I also note that the record as a whole does not establish that the level of ABA services for which reimbursement is requested is required in order to meet his special education needs. Petitioners sought to maintain the child's 25 hours per week of ABA services and add an additional 12 hours per month for team meeting time. The impartial hearing officer granted 10 hours per week of ABA services and 5 hours per month for team meeting time. I find that the record supports the impartial hearing officer's determination, as detailed below.
The child leaves for school at 8:15 a.m. and his school day ends at 3:00 p.m. (Mar. 29, 2006 Tr. pp. 315-16). In an average week, he receives ABA therapy for three hours after school from 3:30 to 6:30 p.m., four days per week (Mar. 29, 2006 Tr. p. 318). One day per week, he receives three hours of speech-language therapy from 4:00-7:00 p.m. (Mar. 29, 2006 Tr. p. 319). At the time of the impartial hearing the child did not receive his three hours of ABA on Thursdays because he was independently attending an Art class (Mar. 29, 2006 Tr. pp. 327-28, 332). The ABA therapy time missed on Thursdays was made up on the weekend (Mar. 29, 2006 Tr. pp. 321, 328). The child's parent stated that weekend ABA sessions sometimes incorporated play dates for the child that included academic activities (Mar. 29, 2006 Tr. pp. 329; see Dist. Ex. 6). In addition to analyzing the specific activities performed by the child's team of therapists, the impartial hearing officer also noted that the amount of ABA therapy was inappropriate (IHO Decision, p. 16)
The child's kindergarten teacher in the TAG program has eight years of teaching experience with students in kindergarten and first grade (Mar. 29, 2006 Tr. pp. 136-37). Although most students enter the TAG class with higher-level skills than a regular kindergarten student, within the TAG class there is a range of skill levels (Mar. 29, 2006 Tr. pp. 139-40). If some students in the TAG kindergarten class completed tasks at a higher level than the child, it did not necessarily mean that the child was "below the standards" in that area because the TAG class students were already functioning at a higher level than typical kindergarten students (Mar. 29, 2006 Tr. pp. 148-49). The kindergarten teacher testified that the child functioned "in the middle" of his TAG class and because the child had surpassed the expected benchmarks for the end of kindergarten, he was completing above grade level work (Mar. 29, 2006 Tr. pp. 146-47; see Dist. Ex. 5 at p. 2).
The child's kindergarten teacher reported that the child was becoming more social and had a group of friends at school (Mar. 29, 2006 Tr. p. 171). Although the child needed an occasional reminder and support to solve a social conflict, the kindergarten teacher testified that it was nothing that she could not control, and that approximately 60 percent of other children in the class needed reminders and support with social conflicts as well (Mar. 29, 2006 Tr. pp. 184-85). She testified that the child did not exhibit unduly repetitive behaviors that would be considered atypical for "regular five year olds" (Mar. 29, 2006 Tr. pp. 218-19). The child engaged in imitating "silly" behavior exhibited by another child in the class, but the kindergarten teacher testified she was addressing this concern with the child and she agreed that the behavior was an "acceptable cost" of the child becoming more social with other children (Mar. 29, 2006 Tr. pp. 242-43).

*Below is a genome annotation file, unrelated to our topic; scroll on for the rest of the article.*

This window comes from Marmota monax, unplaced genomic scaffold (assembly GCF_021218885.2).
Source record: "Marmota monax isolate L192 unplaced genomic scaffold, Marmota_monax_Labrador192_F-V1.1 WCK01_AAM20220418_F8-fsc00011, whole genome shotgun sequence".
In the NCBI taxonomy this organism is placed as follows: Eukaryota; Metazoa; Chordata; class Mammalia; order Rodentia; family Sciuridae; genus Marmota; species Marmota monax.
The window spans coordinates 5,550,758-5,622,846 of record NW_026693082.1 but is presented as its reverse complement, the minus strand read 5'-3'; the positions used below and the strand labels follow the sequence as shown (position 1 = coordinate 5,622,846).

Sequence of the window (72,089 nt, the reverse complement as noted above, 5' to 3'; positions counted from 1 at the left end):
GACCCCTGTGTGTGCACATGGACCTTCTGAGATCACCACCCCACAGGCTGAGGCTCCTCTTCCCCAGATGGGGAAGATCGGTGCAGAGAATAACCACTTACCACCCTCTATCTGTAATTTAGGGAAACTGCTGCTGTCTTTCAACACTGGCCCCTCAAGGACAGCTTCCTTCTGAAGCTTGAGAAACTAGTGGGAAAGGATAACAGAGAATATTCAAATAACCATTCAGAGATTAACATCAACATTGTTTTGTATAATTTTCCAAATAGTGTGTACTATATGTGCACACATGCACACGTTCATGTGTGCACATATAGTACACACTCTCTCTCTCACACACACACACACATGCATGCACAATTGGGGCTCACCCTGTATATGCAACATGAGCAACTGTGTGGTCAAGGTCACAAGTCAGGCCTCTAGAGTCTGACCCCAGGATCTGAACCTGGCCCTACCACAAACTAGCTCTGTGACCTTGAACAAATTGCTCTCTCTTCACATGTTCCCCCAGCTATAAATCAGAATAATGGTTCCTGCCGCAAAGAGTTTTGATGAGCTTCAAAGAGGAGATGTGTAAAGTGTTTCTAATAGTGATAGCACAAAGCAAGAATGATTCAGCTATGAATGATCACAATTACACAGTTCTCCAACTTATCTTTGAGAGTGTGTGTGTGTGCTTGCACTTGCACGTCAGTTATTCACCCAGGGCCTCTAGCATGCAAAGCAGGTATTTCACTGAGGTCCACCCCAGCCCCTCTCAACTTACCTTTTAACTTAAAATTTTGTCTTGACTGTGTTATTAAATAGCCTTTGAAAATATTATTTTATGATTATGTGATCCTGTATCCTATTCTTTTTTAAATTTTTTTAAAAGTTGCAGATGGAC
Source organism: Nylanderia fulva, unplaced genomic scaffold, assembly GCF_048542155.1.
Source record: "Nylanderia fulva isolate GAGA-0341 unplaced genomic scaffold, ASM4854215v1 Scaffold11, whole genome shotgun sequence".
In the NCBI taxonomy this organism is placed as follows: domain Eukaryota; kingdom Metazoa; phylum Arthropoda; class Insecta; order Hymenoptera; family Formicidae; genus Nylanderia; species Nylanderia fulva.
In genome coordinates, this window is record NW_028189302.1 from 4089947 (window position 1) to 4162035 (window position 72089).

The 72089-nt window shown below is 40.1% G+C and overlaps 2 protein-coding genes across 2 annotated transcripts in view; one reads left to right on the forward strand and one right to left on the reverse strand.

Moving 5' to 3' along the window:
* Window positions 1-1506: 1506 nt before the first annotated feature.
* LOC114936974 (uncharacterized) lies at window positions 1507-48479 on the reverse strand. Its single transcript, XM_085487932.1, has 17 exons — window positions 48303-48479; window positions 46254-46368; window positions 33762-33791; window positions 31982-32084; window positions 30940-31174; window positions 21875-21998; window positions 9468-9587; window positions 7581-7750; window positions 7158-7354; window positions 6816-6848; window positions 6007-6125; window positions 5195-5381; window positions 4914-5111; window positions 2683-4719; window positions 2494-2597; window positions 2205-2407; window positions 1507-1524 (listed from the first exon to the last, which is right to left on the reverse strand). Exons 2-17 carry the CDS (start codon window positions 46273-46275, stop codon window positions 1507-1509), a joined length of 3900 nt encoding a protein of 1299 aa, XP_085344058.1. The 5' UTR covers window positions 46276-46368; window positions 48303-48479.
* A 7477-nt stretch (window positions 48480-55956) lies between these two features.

The kindergarten teacher provided multiple examples of the child's behavior that other students in her class also demonstrated (Mar. 29, 2006 Tr. pp. 184-85, 218-19, 247, 250-51, 254-57) and stated that all the children in the class needed some type of support (Mar. 29, 2006 Tr. p. 184). Petitioners informed the kindergarten teacher that the child exhibited noncompliant, non-responsive and tantrum behaviors at home; however, the kindergarten teacher testified that the child did not exhibit those behaviors at school (Mar. 29, 2006 Tr. pp. 179-80). She opined that the child's biggest deficit areas were solving problems independently and taking responsibility for mistakes (Mar. 29, 2006 Tr. p. 224). The kindergarten teacher, when asked by the confederate therapist what the child's principal deficit was, did not identify any area that she considered to be a "major deficit" (Mar. 1, 2006 Tr. p. 147).
The confederate therapist testified that her role in the classroom was to facilitate prompting of the child and to provide information regarding the child's home program to his teacher (Mar. 1, 2006 Tr. p. 118). The confederate therapist testified that she walked around the classroom, interacted with the other children in the class and played near the child to observe him (Mar. 1, 2006 Tr. pp. 120-21). The confederate therapist provided reinforcement to other children in the class so that the child could observe their behavior and imitate it (Mar. 1, 2006 Tr. p. 41). Although the confederate therapist at times directly interacted with the child, because the child was not supposed to be aware the confederate therapist was there solely for him, she also made herself "available to any of the children who need[ed] [her]" (Mar. 1, 2006 Tr. pp. 91, 120-21). The team supervisor explained that a large part of what the confederate therapist did was prompt the teacher to assist the child (Mar. 1, 2006 Tr. pp. 91-92).